US L-1 visa pilot strips Canadians of border processing

  • uscis

US L-1 visa pilot strips Canadians of border processing

September 5th, 2018|US Visa/Passport News|

Canadian executives transferring to the US for their companies will no longer enjoy having their visas processed on the spot. Upon the ending of an L-1 visa pilot scheme, which will run until the end of October, Canadian executives wishing to step in the US under an L-1 intra-company transfer visa, must apply for it prior to traveling to US.

The L-1 visa pilot scheme started on April 30 and is due to end on October 31, this year. It was launched under the North American Free Trade Agreement (NAFTA) by the USCIS. The main idea behind the scheme was for USCIS to test how long it needed to adjudicate these petitions and whether it could support CBP through remote adjudications.

To participate in this program, employers had to start by filing Form I-129, Petition for Nonimmigrant Worker or Form I-129S, Nonimmigrant Petition Based on Blanket L Petition, and the rest of the supporting documents to the California Service Center. The documents had to contain receipts proving the fees had been paid so that USCIS could start processing.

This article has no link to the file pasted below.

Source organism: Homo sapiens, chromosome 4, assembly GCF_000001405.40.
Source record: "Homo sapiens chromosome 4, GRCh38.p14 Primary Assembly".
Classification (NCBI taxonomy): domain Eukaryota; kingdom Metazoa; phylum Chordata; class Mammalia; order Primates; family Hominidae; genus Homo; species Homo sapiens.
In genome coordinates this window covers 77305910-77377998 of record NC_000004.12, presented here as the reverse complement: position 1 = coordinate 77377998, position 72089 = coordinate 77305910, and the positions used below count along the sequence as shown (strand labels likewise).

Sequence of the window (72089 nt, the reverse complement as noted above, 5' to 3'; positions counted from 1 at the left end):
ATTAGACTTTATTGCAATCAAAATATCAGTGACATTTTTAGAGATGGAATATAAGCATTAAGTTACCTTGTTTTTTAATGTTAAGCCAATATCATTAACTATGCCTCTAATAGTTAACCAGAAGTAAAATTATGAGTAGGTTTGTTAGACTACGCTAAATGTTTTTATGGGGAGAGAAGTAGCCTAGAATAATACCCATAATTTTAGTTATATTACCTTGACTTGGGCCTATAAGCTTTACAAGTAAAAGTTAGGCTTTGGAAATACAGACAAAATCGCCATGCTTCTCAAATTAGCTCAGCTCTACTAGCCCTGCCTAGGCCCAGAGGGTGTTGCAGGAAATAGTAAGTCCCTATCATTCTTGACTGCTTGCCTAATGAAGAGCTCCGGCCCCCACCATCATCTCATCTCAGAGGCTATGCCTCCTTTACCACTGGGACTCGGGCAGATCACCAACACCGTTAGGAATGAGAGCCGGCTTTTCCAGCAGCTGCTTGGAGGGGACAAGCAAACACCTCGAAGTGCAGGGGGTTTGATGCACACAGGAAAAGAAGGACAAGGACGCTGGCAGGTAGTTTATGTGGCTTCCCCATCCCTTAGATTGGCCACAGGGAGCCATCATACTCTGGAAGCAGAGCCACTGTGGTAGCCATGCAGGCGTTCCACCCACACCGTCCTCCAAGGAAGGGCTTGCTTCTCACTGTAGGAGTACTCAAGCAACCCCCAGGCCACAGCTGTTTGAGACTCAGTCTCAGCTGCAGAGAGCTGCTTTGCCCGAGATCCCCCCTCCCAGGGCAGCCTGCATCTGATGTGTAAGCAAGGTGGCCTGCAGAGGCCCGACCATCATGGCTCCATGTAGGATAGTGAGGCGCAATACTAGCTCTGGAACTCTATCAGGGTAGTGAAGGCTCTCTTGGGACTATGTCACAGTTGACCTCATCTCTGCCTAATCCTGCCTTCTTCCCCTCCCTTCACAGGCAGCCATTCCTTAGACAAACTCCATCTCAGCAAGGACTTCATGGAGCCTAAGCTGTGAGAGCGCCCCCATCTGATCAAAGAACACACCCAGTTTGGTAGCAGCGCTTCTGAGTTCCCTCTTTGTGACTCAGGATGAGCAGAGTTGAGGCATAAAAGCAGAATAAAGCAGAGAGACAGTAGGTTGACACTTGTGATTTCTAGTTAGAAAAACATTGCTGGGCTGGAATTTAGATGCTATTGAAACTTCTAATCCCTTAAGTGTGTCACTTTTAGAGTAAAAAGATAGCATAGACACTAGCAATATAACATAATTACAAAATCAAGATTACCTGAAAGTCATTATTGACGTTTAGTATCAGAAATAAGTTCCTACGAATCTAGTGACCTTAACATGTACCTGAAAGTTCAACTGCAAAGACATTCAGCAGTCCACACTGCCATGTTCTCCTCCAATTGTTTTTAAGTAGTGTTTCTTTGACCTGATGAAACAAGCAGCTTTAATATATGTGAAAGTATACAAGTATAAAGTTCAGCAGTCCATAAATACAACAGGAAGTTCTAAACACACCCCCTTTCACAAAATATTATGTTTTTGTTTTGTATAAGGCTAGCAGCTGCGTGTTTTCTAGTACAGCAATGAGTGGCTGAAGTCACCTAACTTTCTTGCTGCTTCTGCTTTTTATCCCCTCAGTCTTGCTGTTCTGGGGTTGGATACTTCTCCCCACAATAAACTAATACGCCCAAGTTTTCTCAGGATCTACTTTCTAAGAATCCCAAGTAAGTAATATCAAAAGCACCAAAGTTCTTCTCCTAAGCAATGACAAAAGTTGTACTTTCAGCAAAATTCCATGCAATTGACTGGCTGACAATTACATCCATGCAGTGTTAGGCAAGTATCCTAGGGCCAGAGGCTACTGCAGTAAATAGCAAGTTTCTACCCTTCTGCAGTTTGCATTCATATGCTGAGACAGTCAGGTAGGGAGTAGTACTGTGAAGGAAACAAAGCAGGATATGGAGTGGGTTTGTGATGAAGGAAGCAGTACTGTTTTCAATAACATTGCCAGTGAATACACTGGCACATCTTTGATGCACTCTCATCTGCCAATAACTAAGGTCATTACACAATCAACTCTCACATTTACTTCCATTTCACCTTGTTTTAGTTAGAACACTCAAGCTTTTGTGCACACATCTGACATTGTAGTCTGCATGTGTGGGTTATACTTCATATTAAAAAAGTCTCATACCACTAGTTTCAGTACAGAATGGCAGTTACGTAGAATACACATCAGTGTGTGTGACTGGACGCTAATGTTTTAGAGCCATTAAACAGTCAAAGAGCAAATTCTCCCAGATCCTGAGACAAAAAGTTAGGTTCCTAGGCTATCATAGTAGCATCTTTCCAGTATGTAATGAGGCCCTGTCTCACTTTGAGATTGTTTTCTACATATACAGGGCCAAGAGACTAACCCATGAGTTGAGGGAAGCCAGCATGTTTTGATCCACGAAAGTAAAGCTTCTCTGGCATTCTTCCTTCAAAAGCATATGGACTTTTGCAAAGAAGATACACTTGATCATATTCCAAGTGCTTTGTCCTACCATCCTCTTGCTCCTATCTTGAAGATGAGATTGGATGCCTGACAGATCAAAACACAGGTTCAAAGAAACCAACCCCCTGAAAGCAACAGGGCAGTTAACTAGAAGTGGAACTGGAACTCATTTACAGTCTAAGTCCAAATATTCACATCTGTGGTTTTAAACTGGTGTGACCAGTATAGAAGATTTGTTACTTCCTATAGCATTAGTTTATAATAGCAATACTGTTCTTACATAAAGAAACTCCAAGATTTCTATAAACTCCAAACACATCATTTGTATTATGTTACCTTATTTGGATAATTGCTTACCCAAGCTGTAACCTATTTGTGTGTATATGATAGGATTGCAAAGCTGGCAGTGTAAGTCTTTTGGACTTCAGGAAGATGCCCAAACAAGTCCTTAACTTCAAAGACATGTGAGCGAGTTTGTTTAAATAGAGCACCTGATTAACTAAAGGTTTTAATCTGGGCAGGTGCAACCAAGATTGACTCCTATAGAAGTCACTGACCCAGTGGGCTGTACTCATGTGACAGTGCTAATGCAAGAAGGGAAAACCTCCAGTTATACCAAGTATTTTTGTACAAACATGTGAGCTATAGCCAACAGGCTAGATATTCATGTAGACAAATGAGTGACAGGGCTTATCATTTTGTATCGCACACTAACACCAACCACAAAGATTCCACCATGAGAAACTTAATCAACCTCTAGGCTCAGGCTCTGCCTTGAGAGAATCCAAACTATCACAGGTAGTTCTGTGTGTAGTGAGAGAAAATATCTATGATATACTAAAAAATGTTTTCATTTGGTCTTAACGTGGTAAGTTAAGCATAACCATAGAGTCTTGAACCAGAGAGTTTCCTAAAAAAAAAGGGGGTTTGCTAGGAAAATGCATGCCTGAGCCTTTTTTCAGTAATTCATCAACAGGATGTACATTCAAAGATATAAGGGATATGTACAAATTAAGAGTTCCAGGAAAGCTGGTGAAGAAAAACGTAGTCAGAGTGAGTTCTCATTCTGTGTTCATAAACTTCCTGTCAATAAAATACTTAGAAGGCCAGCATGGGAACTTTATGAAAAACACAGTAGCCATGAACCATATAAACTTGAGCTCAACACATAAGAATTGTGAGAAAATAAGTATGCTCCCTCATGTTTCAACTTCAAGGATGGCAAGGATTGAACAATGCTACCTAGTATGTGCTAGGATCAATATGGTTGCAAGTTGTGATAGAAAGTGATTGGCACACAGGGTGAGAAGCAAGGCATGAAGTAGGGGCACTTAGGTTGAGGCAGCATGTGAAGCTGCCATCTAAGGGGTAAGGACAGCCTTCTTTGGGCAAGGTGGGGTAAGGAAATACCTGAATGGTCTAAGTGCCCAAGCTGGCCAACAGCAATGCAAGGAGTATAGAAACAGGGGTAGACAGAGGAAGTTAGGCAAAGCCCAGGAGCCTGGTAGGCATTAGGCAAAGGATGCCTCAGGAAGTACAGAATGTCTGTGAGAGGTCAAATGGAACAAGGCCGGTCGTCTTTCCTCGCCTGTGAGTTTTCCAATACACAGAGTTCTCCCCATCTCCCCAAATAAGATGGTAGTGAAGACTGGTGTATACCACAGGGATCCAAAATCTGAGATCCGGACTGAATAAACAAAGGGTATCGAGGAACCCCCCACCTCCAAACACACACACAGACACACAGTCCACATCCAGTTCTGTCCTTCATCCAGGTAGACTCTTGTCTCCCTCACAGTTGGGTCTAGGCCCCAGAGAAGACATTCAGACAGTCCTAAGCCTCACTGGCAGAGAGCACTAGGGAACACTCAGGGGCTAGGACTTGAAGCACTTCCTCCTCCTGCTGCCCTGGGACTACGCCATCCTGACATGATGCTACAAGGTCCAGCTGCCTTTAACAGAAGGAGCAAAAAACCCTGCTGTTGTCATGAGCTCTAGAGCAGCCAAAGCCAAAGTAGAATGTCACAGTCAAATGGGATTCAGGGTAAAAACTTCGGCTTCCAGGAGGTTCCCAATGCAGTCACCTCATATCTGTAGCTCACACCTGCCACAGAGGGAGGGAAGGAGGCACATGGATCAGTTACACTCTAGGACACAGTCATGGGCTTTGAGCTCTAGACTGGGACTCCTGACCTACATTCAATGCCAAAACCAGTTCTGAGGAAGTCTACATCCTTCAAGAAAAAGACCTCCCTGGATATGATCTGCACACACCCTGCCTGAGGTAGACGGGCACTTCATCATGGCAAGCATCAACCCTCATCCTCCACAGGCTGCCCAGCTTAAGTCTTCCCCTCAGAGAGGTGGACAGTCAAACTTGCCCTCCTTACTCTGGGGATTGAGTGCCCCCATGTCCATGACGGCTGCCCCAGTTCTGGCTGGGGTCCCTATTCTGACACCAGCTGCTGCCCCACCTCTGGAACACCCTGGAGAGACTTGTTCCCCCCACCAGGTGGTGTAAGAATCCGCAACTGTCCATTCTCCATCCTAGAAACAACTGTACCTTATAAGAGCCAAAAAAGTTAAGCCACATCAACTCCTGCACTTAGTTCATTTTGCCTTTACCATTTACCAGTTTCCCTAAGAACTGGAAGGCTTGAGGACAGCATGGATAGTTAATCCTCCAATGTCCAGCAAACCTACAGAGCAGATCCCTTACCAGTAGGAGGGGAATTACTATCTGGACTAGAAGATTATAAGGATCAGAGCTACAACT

Now, critics of the L-1 visa are accusing the USCIS for “drowning employers in paperwork’ despite of the fact that the country needs more workers, especially in specialty jobs.

The Trump administration has been widely criticized on the changes it is making on the US immigration system, especially when it comes to work visas. Only this week, the CEOs of the US top companies wrote an open letter to the Secretary of the US Department of Homeland Security Kirstjen M. Nielsen to express their concerns on the immigration policy changes.

The CEOs expressed their concern about their current employees who are “constantly facing an uncertainty of inconsistent immigration decisions, uncertainty about required information, revoked status for their spouses and commencement of removal proceedings, among others.”

The L-1 visa is a US nonimmigrant visa, which allows employees to transfer and work in the US in executive, managerial, or specialized knowledge positions for the US branch of the same company that they were working for in a foreign country. Even though the rules of this visa require proof of returning home, those who hold it can become eligible to file for a Green Card if they meet the requirements.